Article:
Arizonan Summers Make My Narcolepsy Unlivable
I’ve lived in Arizona for my entire life. The dry, baking heat has enveloped me since I was a child. Just like any warm-blooded human would do, I spent my lifetime adapting to the heat.
Most of the time, this meant gritting my teeth and bearing the searing pain of a thousand suns on the top of my head as I would venture outdoors during the summer months.
Adapting early in my life
Temperatures in the summer can reach 125 degrees Fahrenheit (approximately 52 degrees Celsius). In grade school, some days would be so hot that our teacher aids would frantically gather us underneath the shaded spots at recess. The adults would squawk at anyone who dared increase their walking pace to a light jog in fear of our safety.
Needless to say, I adapted quickly to the heat and even grew to enjoy it. If you have ever had the pleasure of experiencing a dry sauna, you may understand. There is something relaxing about unbearably hot and dry temperatures. In the excessive heat, your mouth gapes for air to fill your lungs with. While it may sound uncomfortable, the air is always there to sustain you.
Heat affects me differently now
I struggle to stay awake for longer than a few seconds at a time while experiencing high temperatures. This is one of the reasons why I chose to stop driving, in particular during the summer months.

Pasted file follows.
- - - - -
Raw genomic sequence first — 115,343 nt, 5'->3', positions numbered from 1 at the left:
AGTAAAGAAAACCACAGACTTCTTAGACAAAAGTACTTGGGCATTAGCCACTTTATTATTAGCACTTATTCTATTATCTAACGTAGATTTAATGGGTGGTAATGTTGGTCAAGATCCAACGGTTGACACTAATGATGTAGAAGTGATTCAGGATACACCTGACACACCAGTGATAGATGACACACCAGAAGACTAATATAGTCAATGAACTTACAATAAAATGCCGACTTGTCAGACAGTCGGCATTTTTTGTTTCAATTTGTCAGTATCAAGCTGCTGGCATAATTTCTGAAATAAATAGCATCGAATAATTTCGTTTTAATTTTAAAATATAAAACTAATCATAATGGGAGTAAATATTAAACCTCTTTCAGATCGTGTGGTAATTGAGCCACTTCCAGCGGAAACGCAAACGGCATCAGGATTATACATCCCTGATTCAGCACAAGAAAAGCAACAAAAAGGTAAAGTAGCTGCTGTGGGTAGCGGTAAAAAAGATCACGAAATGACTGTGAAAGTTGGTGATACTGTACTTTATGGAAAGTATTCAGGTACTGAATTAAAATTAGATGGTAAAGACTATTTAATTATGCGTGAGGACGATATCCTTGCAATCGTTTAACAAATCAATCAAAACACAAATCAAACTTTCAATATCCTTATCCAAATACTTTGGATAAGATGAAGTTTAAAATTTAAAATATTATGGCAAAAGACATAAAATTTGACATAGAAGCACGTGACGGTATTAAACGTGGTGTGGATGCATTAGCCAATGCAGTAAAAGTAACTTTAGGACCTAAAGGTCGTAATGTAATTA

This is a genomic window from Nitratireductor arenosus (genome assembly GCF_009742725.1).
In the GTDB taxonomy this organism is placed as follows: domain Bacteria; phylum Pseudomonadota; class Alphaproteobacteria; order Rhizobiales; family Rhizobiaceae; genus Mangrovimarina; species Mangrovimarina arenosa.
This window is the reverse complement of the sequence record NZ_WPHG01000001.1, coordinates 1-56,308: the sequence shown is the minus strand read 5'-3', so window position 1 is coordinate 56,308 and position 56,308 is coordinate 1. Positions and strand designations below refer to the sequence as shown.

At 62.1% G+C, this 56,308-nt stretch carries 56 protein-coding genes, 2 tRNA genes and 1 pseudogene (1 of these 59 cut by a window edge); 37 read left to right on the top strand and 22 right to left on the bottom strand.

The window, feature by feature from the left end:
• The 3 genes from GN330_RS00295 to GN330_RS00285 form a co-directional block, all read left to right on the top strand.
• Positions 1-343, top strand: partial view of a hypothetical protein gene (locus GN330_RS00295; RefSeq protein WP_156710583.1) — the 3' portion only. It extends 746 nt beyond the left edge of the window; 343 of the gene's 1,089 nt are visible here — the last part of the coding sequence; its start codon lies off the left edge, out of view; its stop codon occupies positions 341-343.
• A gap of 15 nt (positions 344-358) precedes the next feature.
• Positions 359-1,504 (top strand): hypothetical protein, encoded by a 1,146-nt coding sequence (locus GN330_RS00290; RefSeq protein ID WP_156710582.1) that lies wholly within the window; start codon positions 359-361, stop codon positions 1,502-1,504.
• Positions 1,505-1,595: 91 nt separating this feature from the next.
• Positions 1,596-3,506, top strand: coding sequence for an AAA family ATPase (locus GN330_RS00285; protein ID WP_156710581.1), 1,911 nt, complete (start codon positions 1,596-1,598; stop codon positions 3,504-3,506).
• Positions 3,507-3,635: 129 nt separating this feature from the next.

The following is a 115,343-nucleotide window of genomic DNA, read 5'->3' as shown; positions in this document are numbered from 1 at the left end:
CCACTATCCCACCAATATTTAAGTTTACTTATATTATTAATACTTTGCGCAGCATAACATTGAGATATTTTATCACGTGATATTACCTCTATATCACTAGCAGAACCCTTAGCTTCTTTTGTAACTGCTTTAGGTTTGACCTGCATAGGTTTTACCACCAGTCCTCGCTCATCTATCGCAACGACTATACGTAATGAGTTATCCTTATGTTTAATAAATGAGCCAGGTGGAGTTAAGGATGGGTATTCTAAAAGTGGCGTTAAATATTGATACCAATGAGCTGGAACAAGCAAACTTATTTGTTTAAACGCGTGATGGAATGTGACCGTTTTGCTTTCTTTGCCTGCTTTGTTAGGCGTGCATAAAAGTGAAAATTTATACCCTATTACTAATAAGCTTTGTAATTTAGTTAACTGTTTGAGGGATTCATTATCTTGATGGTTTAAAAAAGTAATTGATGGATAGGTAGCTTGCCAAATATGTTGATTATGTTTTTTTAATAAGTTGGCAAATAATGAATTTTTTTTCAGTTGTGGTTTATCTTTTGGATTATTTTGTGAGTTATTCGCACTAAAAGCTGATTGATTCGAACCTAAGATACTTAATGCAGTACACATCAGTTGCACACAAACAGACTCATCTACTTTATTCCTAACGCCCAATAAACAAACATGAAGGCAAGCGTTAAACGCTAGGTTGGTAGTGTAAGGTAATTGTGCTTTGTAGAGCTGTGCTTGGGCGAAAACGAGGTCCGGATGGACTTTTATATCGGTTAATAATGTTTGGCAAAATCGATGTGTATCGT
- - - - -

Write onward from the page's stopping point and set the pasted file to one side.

My narcolepsy symptoms worsen with extreme heat
My worsened symptoms during the Arizonan summers truly make my type 1 narcolepsy unlivable. As the months of torture drag on, there is no respite. This causes an increase in stress and tends to worsen my depression symptoms. It is a vicious cycle that I would not wish on anyone.
As a person with narcolepsy, my body struggles to regulate its temperature.1 So it makes sense to me that my narcolepsy symptoms worsen with extreme heat. It doesn’t make it any easier to deal with, though.
Why I am considering moving
My narcolepsy symptoms onset in the summer of 2017 after I contracted a bad cold. Since then, I have had to make a large number of life adjustments. One adjustment that I am considering is moving to a cooler climate. This move would involve being separated from everything I’ve ever known.
The cooler areas available in the state of Arizona are far from the major cities. They can be pretty remote, to say the least. Due to my inability to drive long distances, I would not be able to visit my family unless they were to drive up and see me.
However, I am trying to do what is best for me and my health. Living in a cooler climate might provide a reduction in my severe narcolepsy symptoms. Any little bit of quality of life that can be gained is worth the risk for me.
Growing and branching out
I’ve tried to make my life work in the valley of the sun. As of now, I feel unsuccessful. Life is all about growing and branching out. As I embark on this journey, I know that I am doing so in my own best interest.
Who knows, maybe I will decide to return to the heat. What matters to me is mustering up the courage to really try something new.
What is the hardest part of coping with narcolepsy?